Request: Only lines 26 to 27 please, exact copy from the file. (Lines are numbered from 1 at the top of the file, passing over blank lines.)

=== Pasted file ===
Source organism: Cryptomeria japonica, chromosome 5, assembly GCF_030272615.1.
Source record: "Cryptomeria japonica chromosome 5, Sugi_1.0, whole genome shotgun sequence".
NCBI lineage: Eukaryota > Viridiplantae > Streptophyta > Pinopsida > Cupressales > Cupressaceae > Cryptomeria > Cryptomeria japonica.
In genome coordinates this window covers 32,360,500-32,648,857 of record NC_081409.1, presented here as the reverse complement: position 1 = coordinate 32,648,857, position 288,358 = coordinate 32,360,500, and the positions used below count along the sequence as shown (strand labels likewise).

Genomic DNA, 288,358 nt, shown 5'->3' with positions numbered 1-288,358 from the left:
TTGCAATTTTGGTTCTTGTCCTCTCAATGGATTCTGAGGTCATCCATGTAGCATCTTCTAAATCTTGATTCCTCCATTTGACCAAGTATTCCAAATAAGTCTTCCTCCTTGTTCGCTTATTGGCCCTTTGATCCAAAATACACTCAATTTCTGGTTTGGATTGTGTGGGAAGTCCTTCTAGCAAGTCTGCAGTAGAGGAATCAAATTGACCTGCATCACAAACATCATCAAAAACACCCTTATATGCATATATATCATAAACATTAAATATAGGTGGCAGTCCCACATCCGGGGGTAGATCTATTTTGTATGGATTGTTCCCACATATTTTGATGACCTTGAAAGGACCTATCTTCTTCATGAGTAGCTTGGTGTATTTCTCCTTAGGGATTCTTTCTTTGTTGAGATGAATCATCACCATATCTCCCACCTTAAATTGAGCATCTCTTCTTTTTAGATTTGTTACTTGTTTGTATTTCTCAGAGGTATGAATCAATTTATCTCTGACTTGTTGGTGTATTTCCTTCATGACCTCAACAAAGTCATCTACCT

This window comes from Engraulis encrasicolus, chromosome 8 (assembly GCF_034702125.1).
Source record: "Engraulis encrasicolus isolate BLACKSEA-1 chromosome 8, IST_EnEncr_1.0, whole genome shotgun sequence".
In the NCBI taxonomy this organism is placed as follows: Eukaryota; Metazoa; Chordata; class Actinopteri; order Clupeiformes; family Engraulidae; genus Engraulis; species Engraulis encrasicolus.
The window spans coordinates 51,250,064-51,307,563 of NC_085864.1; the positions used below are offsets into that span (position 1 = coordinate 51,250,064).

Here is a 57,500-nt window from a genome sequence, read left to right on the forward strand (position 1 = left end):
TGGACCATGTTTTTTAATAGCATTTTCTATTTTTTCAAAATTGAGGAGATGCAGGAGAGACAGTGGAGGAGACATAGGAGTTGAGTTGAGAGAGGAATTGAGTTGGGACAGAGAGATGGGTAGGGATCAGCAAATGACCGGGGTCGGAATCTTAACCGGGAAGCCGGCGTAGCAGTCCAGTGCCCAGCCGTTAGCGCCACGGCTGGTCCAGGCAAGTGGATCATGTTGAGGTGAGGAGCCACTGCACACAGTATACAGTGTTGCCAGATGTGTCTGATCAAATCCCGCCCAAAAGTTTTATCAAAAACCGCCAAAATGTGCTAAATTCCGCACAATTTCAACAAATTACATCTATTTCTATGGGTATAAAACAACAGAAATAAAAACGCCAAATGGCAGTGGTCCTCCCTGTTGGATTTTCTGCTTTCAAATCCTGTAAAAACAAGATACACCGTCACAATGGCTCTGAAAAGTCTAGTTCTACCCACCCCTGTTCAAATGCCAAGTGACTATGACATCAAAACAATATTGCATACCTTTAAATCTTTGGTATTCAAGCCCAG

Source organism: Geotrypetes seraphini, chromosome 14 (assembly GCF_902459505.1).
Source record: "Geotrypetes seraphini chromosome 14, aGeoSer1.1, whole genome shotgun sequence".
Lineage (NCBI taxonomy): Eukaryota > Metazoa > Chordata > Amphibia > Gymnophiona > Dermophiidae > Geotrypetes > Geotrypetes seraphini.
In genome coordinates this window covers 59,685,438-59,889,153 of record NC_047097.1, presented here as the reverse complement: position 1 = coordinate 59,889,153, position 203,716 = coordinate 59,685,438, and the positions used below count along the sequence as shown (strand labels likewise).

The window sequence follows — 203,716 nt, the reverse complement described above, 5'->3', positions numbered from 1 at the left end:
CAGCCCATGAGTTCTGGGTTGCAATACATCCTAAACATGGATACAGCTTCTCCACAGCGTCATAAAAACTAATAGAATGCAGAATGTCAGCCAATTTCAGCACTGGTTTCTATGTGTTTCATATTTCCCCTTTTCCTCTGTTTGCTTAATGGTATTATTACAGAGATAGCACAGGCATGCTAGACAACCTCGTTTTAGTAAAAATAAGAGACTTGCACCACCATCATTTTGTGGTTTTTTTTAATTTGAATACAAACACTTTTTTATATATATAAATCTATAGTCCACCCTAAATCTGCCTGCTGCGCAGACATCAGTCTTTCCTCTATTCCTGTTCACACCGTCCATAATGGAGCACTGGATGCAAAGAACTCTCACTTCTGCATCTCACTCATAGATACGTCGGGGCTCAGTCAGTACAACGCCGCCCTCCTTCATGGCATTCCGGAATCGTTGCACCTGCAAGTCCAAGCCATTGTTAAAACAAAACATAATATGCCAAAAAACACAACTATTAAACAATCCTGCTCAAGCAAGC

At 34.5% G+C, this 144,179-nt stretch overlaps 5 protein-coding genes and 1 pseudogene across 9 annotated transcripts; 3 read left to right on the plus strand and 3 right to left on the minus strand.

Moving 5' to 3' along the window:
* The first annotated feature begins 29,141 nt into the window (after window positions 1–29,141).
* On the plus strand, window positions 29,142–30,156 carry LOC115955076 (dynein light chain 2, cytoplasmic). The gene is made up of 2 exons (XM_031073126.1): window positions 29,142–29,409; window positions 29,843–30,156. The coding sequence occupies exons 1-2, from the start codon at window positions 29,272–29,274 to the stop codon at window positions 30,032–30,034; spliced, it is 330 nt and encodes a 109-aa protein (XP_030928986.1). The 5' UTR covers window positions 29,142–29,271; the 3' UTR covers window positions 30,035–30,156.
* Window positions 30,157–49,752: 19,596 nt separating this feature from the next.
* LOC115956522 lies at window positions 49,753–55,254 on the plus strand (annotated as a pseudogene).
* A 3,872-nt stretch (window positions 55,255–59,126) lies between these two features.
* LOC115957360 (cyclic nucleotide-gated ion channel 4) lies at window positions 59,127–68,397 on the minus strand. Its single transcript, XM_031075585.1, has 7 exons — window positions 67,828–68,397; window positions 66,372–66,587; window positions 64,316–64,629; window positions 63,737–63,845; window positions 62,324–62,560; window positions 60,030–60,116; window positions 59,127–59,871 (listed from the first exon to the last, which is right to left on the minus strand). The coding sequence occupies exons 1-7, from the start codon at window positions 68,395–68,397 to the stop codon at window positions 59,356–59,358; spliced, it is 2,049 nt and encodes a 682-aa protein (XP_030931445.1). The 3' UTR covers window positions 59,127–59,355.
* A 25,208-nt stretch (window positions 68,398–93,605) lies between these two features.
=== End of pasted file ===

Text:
* LOC115957360 (cyclic nucleotide-gated ion channel 4) lies at window positions 59,127–68,397 on the minus strand. Its single transcript, XM_031075585.1, has 7 exons — window positions 67,828–68,397; window positions 66,372–66,587; window positions 64,316–64,629; window positions 63,737–63,845; window positions 62,324–62,560; window positions 60,030–60,116; window positions 59,127–59,871 (listed from the first exon to the last, which is right to left on the minus strand). The coding sequence occupies exons 1-7, from the start codon at window positions 68,395–68,397 to the stop codon at window positions 59,356–59,358; spliced, it is 2,049 nt and encodes a 682-aa protein (XP_030931445.1). The 3' UTR covers window positions 59,127–59,355.
* A 25,208-nt stretch (window positions 68,398–93,605) lies between these two features.